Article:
Neesse, Albrecht / Hahnenkamp, Anke / Griesmann, Heidi / Buchholz, Malte / Hahn, Stefan A / Maghnouj, Abdelouahid / Fendrich, Volker / Ring, Janine / Sipos, Bence / Tuveson, David A / Bremer, Christoph / Gress, Thomas M / Michl, Patrick. ·Department of Gastroenterology, Endocrinology and Metabolism, Philipps University Marburg, Marburg, Germany. ·Gut · Pubmed #22677720.

ABSTRACT: OBJECTIVES: Novel imaging methods based on specific molecular targets to detect both established neoplasms and their precursor lesions are highly desirable in cancer medicine. Previously, we identified claudin-4, an integral constituent of tight junctions, as highly expressed in various gastrointestinal tumours including pancreatic cancer. Here, we investigate the potential of targeting claudin-4 with a naturally occurring ligand to visualise pancreatic cancer and its precursor lesions in vitro and in vivo by near-infrared imaging approaches. DESIGN: A non-toxic C-terminal fragment of the claudin-4 ligand Clostridium perfringens enterotoxin (C-CPE) was labelled with a cyanine dye (Cy5.5). Binding of the optical tracer was analysed on claudin-4 positive and negative cells in vitro, and tumour xenografts in vivo. In addition, two genetically engineered mouse models for pancreatic intraepithelial neoplasia (PanIN) and pancreatic cancer were used for in vivo validation. Optical imaging studies were conducted using 2D planar fluorescence reflectance imaging (FRI) technology and 3D fluorescence-mediated tomography (FMT). RESULTS: In vitro, the peptide-dye conjugate showed high binding affinity to claudin-4 positive CAPAN1 cells, while claudin-4 negative HT1080 cells revealed little or no fluorescence. In vivo, claudin-4 positive tumour xenografts, endogenous pancreatic tumours, hepatic metastases, as well as preinvasive PanIN lesions, were visualised by FRI and FMT up to 48 h after injection showing a significantly higher average of fluorochrome concentration as compared with claudin-4 negative xenografts and normal pancreatic tissue. CONCLUSIONS: C-CPE-Cy5.5 combined with novel optical imaging methods enables non-invasive visualisation of claudin-4 positive murine pancreatic tumours and their precursor lesions, representing a promising modality for early diagnostic imaging.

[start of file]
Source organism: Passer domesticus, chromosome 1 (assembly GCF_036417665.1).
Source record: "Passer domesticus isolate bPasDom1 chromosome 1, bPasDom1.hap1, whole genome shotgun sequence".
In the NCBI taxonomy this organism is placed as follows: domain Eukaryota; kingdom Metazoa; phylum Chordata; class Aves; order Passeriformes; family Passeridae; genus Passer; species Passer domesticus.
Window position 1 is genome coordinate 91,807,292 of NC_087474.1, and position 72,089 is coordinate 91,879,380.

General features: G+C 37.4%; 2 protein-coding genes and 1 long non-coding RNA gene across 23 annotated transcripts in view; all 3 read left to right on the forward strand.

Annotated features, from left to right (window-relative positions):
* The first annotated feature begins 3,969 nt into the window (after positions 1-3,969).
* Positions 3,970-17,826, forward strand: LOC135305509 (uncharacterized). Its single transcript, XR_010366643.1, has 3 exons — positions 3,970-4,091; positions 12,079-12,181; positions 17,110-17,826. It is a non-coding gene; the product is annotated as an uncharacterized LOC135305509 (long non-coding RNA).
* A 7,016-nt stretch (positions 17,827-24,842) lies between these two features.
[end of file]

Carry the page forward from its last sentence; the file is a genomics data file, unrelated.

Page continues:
13 Article Lack of CCR7 expression is rate limiting for lymphatic spread of pancreatic ductal adenocarcinoma. 2012

Sperveslage, Jan / Frank, Sunna / Heneweer, Carola / Egberts, Jan / Schniewind, Bodo / Buchholz, Malte / Bergmann, Frank / Giese, Nathalia / Munding, Johanna / Hahn, Stephan A / Kalthoff, Holger / Klöppel, Günter / Sipos, Bence. ·Institute of Pathology, University of Tübingen, Tübingen, Germany. ·Int J Cancer · Pubmed #22020953.

ABSTRACT: CCR7 expression on tumor cells promotes lymphatic spread in several malignant tumors. However, a comprehensive characterization of the CCL19/CCL21-CCR7 axis in pancreatic ductal adenocarcinoma (PDAC), which is known for its high rates of lymph-node metastases, is still lacking. CCR7 mRNA and CCR7 protein were found to be expressed in spheroid cultures of all six examined PDAC cell lines. In migration assays, CCR7 expressing PDAC cells showed enhanced migration toward CCL19 and CCL21, the two ligands of CCR7. In an orthotopic nude mouse model, CCR7-transfected PT45P1 cells gave rise to significantly larger tumors and showed a higher frequency of lymph vessel invasion and lymph-node metastases than mock-transfected cells. In an analysis using quantitative real-time PCR, CCR7 showed fourfold overexpression in microdissected PDAC cells compared to normal duct cells. Moderate-to-strong immunohistochemical CCR7 expression, found in 58 of 121 well-characterized human PDACs, correlated with high rates of lymph vessel invasion. Conversely, PDACs completely lacking CCR7 expression showed only low rates of lymph vessel invasion and lymph-node metastases. The evaluation of CCL21 expression by immunofluorescence staining revealed a significant upregulation of CCL21 in peritumoral and intratumoral lymph vessels compared to lymph vessels in disease-free pancreata. In conclusion, our study revealed strong evidence that lack of CCR7 impairs the metastatic potential of PDAC. Lymph vessel invasion by CCR7 expressing PDAC cells may be additionally enhanced by upregulation of CCL21 in tumor-associated lymph vessels, representing a previously unknown factor of lymphatic spread.

14 Article Global microRNA expression profiling of microdissected tissues identifies miR-135b as a novel biomarker for pancreatic ductal adenocarcinoma. 2012